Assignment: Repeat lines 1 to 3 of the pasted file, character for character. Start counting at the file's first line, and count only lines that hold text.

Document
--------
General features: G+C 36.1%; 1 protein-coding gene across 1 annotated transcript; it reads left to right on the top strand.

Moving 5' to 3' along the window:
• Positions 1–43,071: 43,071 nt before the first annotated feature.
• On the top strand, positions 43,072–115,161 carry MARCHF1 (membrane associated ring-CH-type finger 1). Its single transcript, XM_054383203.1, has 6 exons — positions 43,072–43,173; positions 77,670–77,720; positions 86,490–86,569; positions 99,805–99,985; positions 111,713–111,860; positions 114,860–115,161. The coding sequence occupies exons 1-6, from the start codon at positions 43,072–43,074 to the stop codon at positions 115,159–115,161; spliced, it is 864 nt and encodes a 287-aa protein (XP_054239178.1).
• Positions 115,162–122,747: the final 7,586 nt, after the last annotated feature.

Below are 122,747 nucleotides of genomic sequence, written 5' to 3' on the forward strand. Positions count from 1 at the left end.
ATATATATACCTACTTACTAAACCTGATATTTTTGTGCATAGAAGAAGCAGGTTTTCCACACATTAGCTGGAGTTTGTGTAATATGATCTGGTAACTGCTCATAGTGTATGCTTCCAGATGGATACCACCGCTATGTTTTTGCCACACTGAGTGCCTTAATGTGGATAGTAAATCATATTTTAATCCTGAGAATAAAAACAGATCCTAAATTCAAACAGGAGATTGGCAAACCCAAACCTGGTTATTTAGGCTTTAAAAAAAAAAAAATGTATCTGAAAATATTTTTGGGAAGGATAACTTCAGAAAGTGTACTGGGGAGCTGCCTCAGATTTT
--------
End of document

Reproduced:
General features: G+C 36.1%; 1 protein-coding gene across 1 annotated transcript; it reads left to right on the top strand.

Moving 5' to 3' along the window:
• Positions 1–43,071: 43,071 nt before the first annotated feature.